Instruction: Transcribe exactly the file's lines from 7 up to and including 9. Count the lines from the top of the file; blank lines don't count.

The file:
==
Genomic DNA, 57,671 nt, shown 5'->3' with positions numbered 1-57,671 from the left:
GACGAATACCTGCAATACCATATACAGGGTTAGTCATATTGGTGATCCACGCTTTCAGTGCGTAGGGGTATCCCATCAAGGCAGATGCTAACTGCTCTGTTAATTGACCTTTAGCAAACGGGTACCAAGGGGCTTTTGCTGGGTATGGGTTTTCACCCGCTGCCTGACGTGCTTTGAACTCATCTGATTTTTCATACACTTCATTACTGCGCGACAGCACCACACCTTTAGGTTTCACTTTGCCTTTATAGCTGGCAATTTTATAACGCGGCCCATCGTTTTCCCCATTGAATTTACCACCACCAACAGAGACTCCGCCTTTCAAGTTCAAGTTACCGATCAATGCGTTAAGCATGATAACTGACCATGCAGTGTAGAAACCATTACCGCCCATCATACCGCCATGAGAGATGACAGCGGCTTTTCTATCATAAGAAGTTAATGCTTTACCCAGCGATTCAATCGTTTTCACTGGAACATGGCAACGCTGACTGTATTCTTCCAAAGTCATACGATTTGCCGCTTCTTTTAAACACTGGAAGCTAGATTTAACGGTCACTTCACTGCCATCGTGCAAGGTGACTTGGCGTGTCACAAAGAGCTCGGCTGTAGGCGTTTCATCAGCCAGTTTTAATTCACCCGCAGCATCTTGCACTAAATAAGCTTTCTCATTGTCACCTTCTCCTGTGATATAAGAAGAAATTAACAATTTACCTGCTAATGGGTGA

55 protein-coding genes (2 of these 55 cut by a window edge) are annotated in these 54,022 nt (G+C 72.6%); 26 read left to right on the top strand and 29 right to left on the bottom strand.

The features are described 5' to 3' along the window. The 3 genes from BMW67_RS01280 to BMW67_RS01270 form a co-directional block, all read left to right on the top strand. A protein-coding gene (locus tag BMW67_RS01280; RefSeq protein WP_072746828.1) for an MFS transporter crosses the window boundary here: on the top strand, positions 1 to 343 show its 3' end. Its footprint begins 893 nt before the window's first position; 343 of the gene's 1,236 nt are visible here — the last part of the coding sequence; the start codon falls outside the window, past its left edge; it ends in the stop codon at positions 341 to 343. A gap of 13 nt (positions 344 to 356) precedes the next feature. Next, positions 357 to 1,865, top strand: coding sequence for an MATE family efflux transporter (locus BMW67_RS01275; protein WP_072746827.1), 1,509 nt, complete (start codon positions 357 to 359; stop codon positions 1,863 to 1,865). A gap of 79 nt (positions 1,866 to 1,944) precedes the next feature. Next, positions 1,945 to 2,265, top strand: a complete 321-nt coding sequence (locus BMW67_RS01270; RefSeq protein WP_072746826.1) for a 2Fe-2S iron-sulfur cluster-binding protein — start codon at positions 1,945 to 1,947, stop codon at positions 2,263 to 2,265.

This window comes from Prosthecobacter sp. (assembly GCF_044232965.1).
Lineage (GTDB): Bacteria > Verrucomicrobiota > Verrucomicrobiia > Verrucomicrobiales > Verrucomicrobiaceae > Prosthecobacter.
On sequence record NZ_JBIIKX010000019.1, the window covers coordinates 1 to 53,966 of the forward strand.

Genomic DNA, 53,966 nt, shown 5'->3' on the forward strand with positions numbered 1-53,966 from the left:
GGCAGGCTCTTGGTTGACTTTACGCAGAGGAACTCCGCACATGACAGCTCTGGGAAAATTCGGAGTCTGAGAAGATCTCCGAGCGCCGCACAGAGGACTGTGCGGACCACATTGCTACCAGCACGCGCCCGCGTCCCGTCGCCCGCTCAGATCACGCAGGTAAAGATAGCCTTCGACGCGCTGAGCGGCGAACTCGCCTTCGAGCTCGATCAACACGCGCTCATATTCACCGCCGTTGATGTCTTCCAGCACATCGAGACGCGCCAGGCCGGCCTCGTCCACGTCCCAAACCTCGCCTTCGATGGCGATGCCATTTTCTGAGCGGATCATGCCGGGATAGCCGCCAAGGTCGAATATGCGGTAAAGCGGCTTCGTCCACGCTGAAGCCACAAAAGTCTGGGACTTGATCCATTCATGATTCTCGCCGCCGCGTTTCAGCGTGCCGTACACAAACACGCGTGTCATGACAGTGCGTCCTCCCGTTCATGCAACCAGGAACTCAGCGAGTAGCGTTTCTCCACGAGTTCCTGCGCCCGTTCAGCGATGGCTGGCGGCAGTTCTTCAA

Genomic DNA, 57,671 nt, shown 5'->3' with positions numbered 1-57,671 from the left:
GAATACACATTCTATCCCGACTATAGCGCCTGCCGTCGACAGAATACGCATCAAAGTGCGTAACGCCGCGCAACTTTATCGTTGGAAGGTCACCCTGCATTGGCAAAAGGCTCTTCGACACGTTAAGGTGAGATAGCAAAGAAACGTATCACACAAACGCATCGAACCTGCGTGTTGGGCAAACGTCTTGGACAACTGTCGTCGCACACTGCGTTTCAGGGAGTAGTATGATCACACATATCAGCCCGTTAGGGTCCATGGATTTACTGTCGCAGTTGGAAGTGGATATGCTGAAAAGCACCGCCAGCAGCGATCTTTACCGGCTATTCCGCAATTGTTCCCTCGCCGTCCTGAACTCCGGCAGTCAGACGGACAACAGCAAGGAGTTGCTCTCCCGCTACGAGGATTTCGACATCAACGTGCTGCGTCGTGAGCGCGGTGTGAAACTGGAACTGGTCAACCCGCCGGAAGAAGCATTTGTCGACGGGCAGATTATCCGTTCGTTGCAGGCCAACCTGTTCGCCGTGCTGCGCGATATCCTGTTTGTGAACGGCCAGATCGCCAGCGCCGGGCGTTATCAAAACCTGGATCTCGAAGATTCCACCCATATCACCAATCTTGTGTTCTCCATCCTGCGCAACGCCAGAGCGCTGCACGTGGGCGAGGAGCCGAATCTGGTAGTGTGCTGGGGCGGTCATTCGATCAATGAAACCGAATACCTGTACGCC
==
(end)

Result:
On sequence record NZ_JBIIKX010000019.1, the window covers coordinates 1 to 53,966 of the forward strand.

Genomic DNA, 53,966 nt, shown 5'->3' on the forward strand with positions numbered 1-53,966 from the left:
GGCAGGCTCTTGGTTGACTTTACGCAGAGGAACTCCGCACATGACAGCTCTGGGAAAATTCGGAGTCTGAGAAGATCTCCGAGCGCCGCACAGAGGACTGTGCGGACCACATTGCTACCAGCACGCGCCCGCGTCCCGTCGCCCGCTCAGATCACGCAGGTAAAGATAGCCTTCGACGCGCTGAGCGGCGAACTCGCCTTCGAGCTCGATCAACACGCGCTCATATTCACCGCCGTTGATGTCTTCCAGCACATCGAGACGCGCCAGGCCGGCCTCGTCCACGTCCCAAACCTCGCCTTCGATGGCGATGCCATTTTCTGAGCGGATCATGCCGGGATAGCCGCCAAGGTCGAATATGCGGTAAAGCGGCTTCGTCCACGCTGAAGCCACAAAAGTCTGGGACTTGATCCATTCATGATTCTCGCCGCCGCGTTTCAGCGTGCCGTACACAAACACGCGTGTCATGACAGTGCGTCCTCCCGTTCATGCAACCAGGAACTCAGCGAGTAGCGTTTCTCCACGAGTTCCTGCGCCCGTTCAGCGATGGCTGGCGGCAGTTCTTCAA